After Dark Films
It seems a bit odd to take on a movie review of Courtney Solomon's Getaway, as only in the loosest terms is Getaway actually a movie. We begin without questions — other than a vague and frustrating "What the hell is going on?" — and end without answers, watching Ethan Hawke drive his car into things (and people) for the hour and a half in between. We learn very little along the way, probed to engage in the mystery of the journey. But we don't, because there's no reason to.
There's not a single reason to wonder about any of the things that happen to Hawke's former racecar driver/reformed criminal — forced to carry out a series of felonious commands by a mysterious stranger who is holding his wife hostage — because there doesn't seem to be a single ounce of thought poured into him beyond what he see. We learn, via exposition delivered by him to gun-toting computer whiz Selena Gomez, that he "did some bad things" before meeting the love of his life and deciding to put that all behind him. Then, we stop learning. We stop thinking. We start crashing into police cars and Christmas trees and power plants.
Why is Selena Gomez along for the ride? Well, the beginnings of her involvement are defensible: Hawke is carrying out his slew of vehicular crimes in a stolen car. It's her car. And she's on a rampage to get it back. But unaware of what she's getting herself into, Gomez confronts an idling Hawke with a gun, is yanked into the automobile, and forced to sit shotgun while the rest of the driver's "assignments" are carried out. But her willingness to stick by Hawke after hearing his story is ludicrous. Their immediate bickering falls closer to catty sexual tension than it does to genuine derision and fear (you know, the sort of feelings you'd have for someone who held you up or forced you into accessorizing a buffet of life-threatening crimes).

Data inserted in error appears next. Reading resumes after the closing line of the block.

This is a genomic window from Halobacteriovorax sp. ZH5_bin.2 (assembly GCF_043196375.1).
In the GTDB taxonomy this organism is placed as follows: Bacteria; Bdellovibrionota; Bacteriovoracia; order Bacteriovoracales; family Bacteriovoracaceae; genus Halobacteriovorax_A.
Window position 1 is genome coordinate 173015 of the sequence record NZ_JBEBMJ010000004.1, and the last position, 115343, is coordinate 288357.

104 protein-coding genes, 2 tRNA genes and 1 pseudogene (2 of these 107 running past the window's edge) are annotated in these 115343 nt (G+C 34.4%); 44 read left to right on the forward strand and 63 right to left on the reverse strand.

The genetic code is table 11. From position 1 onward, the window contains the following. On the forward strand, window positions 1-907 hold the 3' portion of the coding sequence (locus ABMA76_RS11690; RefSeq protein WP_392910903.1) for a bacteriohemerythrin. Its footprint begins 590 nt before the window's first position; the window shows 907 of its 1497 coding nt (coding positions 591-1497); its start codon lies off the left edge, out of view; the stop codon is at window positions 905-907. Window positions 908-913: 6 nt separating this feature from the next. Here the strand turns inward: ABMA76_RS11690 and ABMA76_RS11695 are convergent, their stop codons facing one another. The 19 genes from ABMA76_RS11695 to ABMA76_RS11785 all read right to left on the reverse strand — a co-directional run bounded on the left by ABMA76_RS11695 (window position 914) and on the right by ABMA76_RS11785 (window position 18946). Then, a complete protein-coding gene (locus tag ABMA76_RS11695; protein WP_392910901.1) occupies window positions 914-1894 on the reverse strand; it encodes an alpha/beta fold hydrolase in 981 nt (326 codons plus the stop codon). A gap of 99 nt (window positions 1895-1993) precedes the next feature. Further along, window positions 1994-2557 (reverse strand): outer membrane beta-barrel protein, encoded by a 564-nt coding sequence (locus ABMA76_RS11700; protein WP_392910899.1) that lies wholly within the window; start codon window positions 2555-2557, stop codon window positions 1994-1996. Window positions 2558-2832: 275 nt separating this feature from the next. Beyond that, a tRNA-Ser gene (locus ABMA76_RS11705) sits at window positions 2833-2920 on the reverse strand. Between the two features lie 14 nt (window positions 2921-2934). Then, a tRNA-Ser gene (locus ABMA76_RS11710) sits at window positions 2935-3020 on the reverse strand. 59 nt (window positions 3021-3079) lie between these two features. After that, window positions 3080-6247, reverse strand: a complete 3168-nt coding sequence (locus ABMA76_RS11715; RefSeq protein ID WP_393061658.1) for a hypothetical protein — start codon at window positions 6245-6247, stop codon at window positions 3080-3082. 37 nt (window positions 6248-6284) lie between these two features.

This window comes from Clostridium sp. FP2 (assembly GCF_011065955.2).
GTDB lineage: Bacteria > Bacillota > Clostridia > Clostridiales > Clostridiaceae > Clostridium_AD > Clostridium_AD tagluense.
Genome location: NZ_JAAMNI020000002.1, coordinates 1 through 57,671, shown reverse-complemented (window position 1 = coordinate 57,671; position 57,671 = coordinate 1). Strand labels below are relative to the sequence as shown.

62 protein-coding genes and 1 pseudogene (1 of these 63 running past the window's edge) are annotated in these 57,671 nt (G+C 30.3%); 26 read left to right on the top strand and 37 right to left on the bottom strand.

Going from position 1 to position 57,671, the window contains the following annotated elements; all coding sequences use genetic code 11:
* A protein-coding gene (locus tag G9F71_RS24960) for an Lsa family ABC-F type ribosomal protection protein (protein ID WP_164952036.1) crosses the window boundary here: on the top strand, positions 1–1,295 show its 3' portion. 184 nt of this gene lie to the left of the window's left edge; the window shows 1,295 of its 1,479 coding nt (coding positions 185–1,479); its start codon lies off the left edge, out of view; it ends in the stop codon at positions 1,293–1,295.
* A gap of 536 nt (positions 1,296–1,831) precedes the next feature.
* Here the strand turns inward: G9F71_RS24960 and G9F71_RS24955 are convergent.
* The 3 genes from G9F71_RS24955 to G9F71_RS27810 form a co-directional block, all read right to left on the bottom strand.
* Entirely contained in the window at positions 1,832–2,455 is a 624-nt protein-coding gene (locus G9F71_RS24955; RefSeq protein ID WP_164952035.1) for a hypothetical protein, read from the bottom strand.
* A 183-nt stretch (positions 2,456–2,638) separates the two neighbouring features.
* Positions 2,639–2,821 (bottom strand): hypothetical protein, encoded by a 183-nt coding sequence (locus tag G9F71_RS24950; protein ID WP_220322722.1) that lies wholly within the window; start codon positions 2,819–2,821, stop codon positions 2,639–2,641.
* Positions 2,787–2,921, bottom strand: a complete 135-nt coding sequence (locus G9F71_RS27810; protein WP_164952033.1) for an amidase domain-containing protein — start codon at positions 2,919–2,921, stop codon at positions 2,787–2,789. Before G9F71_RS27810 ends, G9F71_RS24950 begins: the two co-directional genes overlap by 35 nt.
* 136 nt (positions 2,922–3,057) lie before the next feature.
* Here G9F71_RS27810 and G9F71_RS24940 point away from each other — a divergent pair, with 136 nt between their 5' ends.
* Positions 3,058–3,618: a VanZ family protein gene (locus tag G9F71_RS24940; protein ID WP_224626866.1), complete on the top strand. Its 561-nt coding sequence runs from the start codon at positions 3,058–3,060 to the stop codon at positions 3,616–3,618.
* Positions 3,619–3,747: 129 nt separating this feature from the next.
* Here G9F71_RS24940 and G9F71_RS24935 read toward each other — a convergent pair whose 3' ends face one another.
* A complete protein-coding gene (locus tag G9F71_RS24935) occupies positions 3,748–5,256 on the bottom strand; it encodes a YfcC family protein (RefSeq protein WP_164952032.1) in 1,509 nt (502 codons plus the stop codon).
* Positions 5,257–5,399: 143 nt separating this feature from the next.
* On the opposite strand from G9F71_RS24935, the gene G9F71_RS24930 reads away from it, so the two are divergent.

After Dark Films
The "gradual" reversal of their relationship is treated like something we should root for. But with so little meat packed into either character, the interwoven scenes of Hawke and Gomez warming up to each other and becoming a team in the quest to save the former's wife serve more than anything else as a breather from all the grotesque, impatient, deliberately unappealing scenes of city wreckage.
And as far as consolidating the mystery, the film isn't interested in that either, as evidenced by its final moments. Instead of pressing focus on the answers to whatever questions we may have, the movie's ultimate reveal is so weak, unsubstantial, and entirely disconnected to the story entirely, that it seems almost offensive to whatever semblance of a film might exist here to go out on this note. Offensive to the idea of film and story in general, as a matter of fact. But Getaway isn't concerned with these notions. Not with story, character, logic, or humanity. It just wants to show us a bunch of car crashes and explosions. So you'd think it might have at least made those look a little better.
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Do you like Paul Giamatti and wrestling? Well, probably not at the same time since Giamatti and spandex don’t mix that well, but Giamatti and uplifting stories do! And that’s where Win Win comes in. It’s a sweet, touching tale and it’s a shame you didn’t see it in theaters. No, don’t try to act like you did, I know you didn’t. Lucky for you, it’s coming out on Blu-ray and DVD August 30th. Just go pick it up as soon as you can and pretend like you saw it four months ago. It’s okay, no need to be embarrassed.
Full press release:
Los Angeles, CA (June 21, 2011) – Laugh, cry and win when WIN WIN comes to Blu-ray and DVD on August 30, 2011 from Twentieth Century Fox Home Entertainment. WIN WIN is not just another sports movie; the unconventionally uplifting film combines action on the mat with the hilarious highs and heartbreaking lows of a new kind of family. Indie film writer-director Tom McCarthy (The Visitor) guides a celebrated cast including Academy Award® nominees Paul Giamatti (Sideways, “John Adams”), Amy Ryan (Gone Baby Gone) and high school wrestling star and newcomer Alex Shaffer in this quirky coming-of-age tale.